Hello beautiful, I've been meaning to write this blog for a really long time! But every time I sit down to write it I change my mind on what I want it to mean, and I also worry about the risk of making something that I want to be explained as simple... Complicated.
For me your "core" is your brain and your entire midsection - minus the arms and legs. If you want to be able to do a solid handstand you need your lats to work, want to be able to jump? You’d better hope your hips and glutes work, ALL IN UNISON WITH YOUR TRUNK! It never comes down to just limbs - it's always FULL BODY AWARENESS. Would you plug your phone into a potato to charge it? No you plug it into a socket that works and turn that socket ON! (I'm going to take a moment to appreciate my own analogy)
A lot of the progressions I teach I was never actually shown, I quite literally fell on my face a lot until I could do something, why? Because I'm awesome and completely different to everyone else! .... But STRANGELY as I delved into more advanced things my face got sorer.. and I didn't get any pay off.
I'm sure I've mentioned this before in a previous blog that the first time I went to a gymnastics club and asked why I couldn't do something the answer I was greeted with was: "YOU'RE NOT STRONG ENOUGH"... Ahem I think you'll find I could deadlift a lot... LIKE A LOT! So clearly this idiot didn't know anything and I definitely didn't cry myself to sleep or bring it up every chance I get, ever. So what had I done? I’d built pretty mediocre strength on an unstable core, my shoulders were literally shit, hips non-existent and the only thing I could do was brace myself as long as both my feet were on the ground. I thought I was awesome, but I realised that yeah, I look pretty good, people THINK I'm strong, but there's an entire other world out there of crazy people that could wipe the floor with me at anything!
When I looked at my "sexy muscles" I realised that all I had built was something that looked nice on a holiday snap and could bring in lots of shopping in one trip - not really ideal for performance. I wasn't working towards anything, just training for the sake of training. This gets you quite far to be honest, but after a few years leaves you quite void.
What is strength? It's a question that can be answered in 500 million ways, can you do a billion sit ups? Can you deadlift 300kg? Can you do twenty backflips in a row? Can you get back to running three times a week in your 40's if someone minds your kids for you? Strength can only be measured by what you can do now and what your background is - are you stronger than you were yesterday? Then hats off to you! Well done! Putting meaning to your training is a big deal to me: if you don't care about what you're doing you're not going to stick at it. If I see someone do something with confidence in themselves and control of their body no matter what it is, I'll be impressed... Even if it's yoga.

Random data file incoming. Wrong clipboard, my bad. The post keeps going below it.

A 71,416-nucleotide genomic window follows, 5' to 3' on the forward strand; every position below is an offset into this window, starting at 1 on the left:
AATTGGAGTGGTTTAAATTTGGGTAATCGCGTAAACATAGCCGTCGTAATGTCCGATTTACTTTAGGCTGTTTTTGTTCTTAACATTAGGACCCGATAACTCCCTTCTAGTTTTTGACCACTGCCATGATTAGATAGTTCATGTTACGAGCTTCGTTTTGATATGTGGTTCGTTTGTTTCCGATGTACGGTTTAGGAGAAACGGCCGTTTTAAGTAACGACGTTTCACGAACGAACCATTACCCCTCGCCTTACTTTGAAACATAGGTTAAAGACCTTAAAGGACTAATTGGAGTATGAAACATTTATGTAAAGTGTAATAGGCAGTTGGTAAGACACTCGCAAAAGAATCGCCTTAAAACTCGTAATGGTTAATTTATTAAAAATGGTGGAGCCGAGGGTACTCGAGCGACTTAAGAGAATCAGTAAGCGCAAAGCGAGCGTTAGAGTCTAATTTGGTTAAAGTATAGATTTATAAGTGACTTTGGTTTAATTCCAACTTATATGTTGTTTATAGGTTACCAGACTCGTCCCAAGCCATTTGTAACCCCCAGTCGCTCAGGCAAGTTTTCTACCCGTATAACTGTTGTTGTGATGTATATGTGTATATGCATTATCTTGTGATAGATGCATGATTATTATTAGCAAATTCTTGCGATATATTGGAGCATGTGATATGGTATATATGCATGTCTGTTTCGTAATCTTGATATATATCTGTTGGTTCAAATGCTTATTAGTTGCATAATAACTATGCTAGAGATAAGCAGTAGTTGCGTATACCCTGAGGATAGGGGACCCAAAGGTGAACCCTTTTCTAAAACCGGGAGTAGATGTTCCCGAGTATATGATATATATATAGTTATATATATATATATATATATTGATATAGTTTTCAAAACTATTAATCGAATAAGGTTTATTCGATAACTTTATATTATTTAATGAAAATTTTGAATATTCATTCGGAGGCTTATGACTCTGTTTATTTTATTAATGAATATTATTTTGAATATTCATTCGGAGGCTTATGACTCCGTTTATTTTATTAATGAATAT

Now, if you've managed to stay with me long enough we shall move on to the idea of relatable core strength and how you can implement it into your training. First of all, you have to pick an endgame, so for an example we'll use a hanging L-sit, nothing fancy about it but surprisingly tough! I've met tons of people that can do 100's of sit ups, leg raises and hold a million plank variations for weeks that haven't a hope of even holding a 10 second L-sit, why? Because those exercises don't RELATE to that specific skill, they're still fantastic exercises and your bread and butter but the only thing that will transfer is teaching yourself to lift your legs whist hanging and first things first, can you even hang? Can you hang with your shoulders engaged? Can you lift your knees while hanging? Can you hold your knees up for time? Can you lift your legs if they're straight? Can you lower them with control? Do you see where I'm going with this? There are about 6 variations of the same thing that don't seem very flashy doing for sets and reps, but in relation to the skill you're trying to earn you're actually training your CORE to know what to do in smart progressive stages. In my opinion that makes any of those exercises better as you’ll ACTUALLY build a good foundation and when you finally do decide to try the movement you want it to look effortless.
What looks cooler? Someone looking like they're chilling out doing something incredible? Or the dude screaming his pants off and shaking like it’s the last thing he'll be able to do for the rest of the week?
If you cannot attain a position for whatever reason then that limitation HAS to become your main focus and you should devote time to it morning, noon and night. If you avoid it for long enough it's just going to come back around and bite you later on.
Another example is the handstand, every time you try to kick up or walk up your wrists feel like they're going to explode? Then you NEED to work on stretching and strengthening your wrists every day! (Everyone needs to anyway, you all have shit wrists). Can’t get into a straight position? Or activate your shoulders upside down? Check your thoracic spine and also see are your shoulders even in the correct position for reaching/pushing/pulling above your head (you'd be surprised). If you do not address mobility issues as soon as you find them and try and strengthen a bad motion, you're polishing a turd and you're going to end up hurt!
Accept where you are now, ask your coach for an honest opinion, don't worry if everyone else around can do something you can't…Unless it's juggling, then be very annoyed…. Don't skip stages that you NEED to pass through, if someone can do something better than you its most likely down to they started sooner, were already flexible and maybe just have more free time to practice than you! Never rush or you'll hurt yourself! Be smart, train often and always have a goal in mind.